Some of the ideas discussed in this blog are published in my book called "The Bluestone Enigma" -- available by post and through good bookshops everywhere. Bad bookshops might not have it....
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Wednesday, 18 March 2015

Pembrokeshire's Neolithic tombs

 Above:  Llech y Dribedd cromlech, near Newport.  Below:  map of Neolithic chambered tombs in SW Wales (after Children and Nash.)

This post follows on from this one posted in February:

The idea that cromlechs / dolmens / megalithic burial sites were simply constructed where the stones were, on largely utilitarian grounds, is so simple that it must surely have been considered in some detail by archaeologists.  Steve Burrow makes the point in his book "The Tomb Builders", but I thought I'd check further by looking at the most widely-used book on the Pembrokeshire Neolithic -- namely "Neolithic Sites of Cardiganshire, Carmarthenshire and Pembrokeshire" by George Children and George Nash, published by Logaston Press in 1997 as part of their "Monuments in the Landscape" series.  Theirs is very much an anthropological take on things, with the use of frequent analogies from Papua New Guinea, Madagascar etc, and that's all fascinating enough; but what really interested me, on leafing through the book, was their explanation for the locations of the monuments which involved the use of large stones.

For a start, what is amazing is that there is not a single cromlech listed for Ceredigion, and that there are only six listed for Carmarthenshire. Against that, more than 30 are listed in Pembrokeshire, with a further 25 or so "lost monuments".  This is an extraordinary mismatch, but the authors to not speculate on what the reasons might have been.  Were those reasons related to social, cultural or economic factors?  Or might they have had something to do with the availability of big erratics and loose rocks in the landscape?  It's worth reminding ourselves that Ceredigion and Carmarthenshire were affected above all else (apart from the area around Cardigan and the lower Teifi valley) by Welsh ice streaming down from the uplands; but Pembrokeshire was affected quite dramatically by the Irish Sea Glacier, flowing across the landscape from the north and north-west.  And the litter of erratics and loosened bedrock slabs left behind when the ice melted is very extensive -- and would have been even more extensive in the Neolithic, before land clearance.

The two Georges (Children and Nash) spend most of their time, in the heart of the book, talking about social, religious, symbolic and political factors -- this is very much an anthropological approach, in keeping with other titles in this series.  They refer to design variations, and speculate that Pentre Ifan, Carreg Samson and Garn Turne were "super-monuments" with spacious chambers capable of holding human remains removed from smaller "satellite" tombs in the nearby landscape.  They say that these three have "panoramic views of the surrounding landscape."  I don't buy that one -- some of the mini-tombs have even better views, and I think that is pure fantasy.    The "double dolmens" and the five-chambered tomb called Cerrig y Gof, near Newport, are deemed to be later constructions than the simple single-chambered tombs.  "Earth fast" monuments (where one end of the capstone is embedded in the ground) are deemed to have been small and exposed, generally with room for just one corpse.  The authors ague that the siting of earth fast monuments (close to rock outcrops) was chosen so that they would be disguised in their surroundings.  They say: "This is important if a symbolic rather than a visual impact is to be created......."  When I read this, my heart started to sink even faster than it was doing already.  "For goodness sake, chaps," I thought. "Just forget the fantasies; earth fast monuments are close to rock outcrops because that is where the massive stones lay, and were available  to be propped up and used."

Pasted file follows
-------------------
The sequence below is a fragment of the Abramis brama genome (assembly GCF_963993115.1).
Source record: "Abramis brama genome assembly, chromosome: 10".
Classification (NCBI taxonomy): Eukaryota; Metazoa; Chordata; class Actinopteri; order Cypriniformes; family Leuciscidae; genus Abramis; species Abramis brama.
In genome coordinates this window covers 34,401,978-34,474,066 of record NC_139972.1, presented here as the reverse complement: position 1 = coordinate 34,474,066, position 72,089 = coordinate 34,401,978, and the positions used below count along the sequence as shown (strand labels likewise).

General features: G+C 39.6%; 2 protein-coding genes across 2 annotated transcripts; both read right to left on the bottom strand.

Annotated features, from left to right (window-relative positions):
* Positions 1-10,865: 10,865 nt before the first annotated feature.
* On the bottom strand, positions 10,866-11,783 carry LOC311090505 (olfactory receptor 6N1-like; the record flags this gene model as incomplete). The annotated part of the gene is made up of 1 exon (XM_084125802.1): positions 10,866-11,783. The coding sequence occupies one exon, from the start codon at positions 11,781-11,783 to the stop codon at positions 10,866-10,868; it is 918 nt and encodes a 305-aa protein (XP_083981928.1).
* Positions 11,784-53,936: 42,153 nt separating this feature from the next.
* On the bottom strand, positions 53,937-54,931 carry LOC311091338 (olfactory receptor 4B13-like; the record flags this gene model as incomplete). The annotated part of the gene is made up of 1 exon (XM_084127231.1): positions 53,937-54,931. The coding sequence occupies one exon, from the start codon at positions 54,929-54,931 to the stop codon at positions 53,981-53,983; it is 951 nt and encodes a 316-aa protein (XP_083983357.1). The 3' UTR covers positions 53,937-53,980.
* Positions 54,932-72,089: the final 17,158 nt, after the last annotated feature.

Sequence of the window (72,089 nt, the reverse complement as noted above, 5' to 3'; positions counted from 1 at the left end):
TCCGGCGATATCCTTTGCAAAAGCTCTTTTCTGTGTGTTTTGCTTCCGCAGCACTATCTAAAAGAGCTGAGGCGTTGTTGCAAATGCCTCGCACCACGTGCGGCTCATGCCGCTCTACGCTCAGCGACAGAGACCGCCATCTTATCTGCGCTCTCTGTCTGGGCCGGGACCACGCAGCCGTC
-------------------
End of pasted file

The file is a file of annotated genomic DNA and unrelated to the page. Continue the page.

One interesting idea from the authors is that Pembrokeshire had a small and localised "passage grave" tradition in the Neolithic which was quite different from the tradition of building tombs of "monumental" proportions in Ireland and on Anglesey.  This brings into question MPP's idea that Pembrokeshire had a powerful clan with megalithic building traditions so well developed that they wanted to shift 80 or more bluestones from their home area to Stonehenge.  If power and status were that important to the Stonehenge people, why did they not do deals with more technically advanced and powerful tribes and choose stones from Anglesey and Ireland rather than a pathetic assortment of stones of all shapes and sizes (and variable durability) from north Pembrokeshire?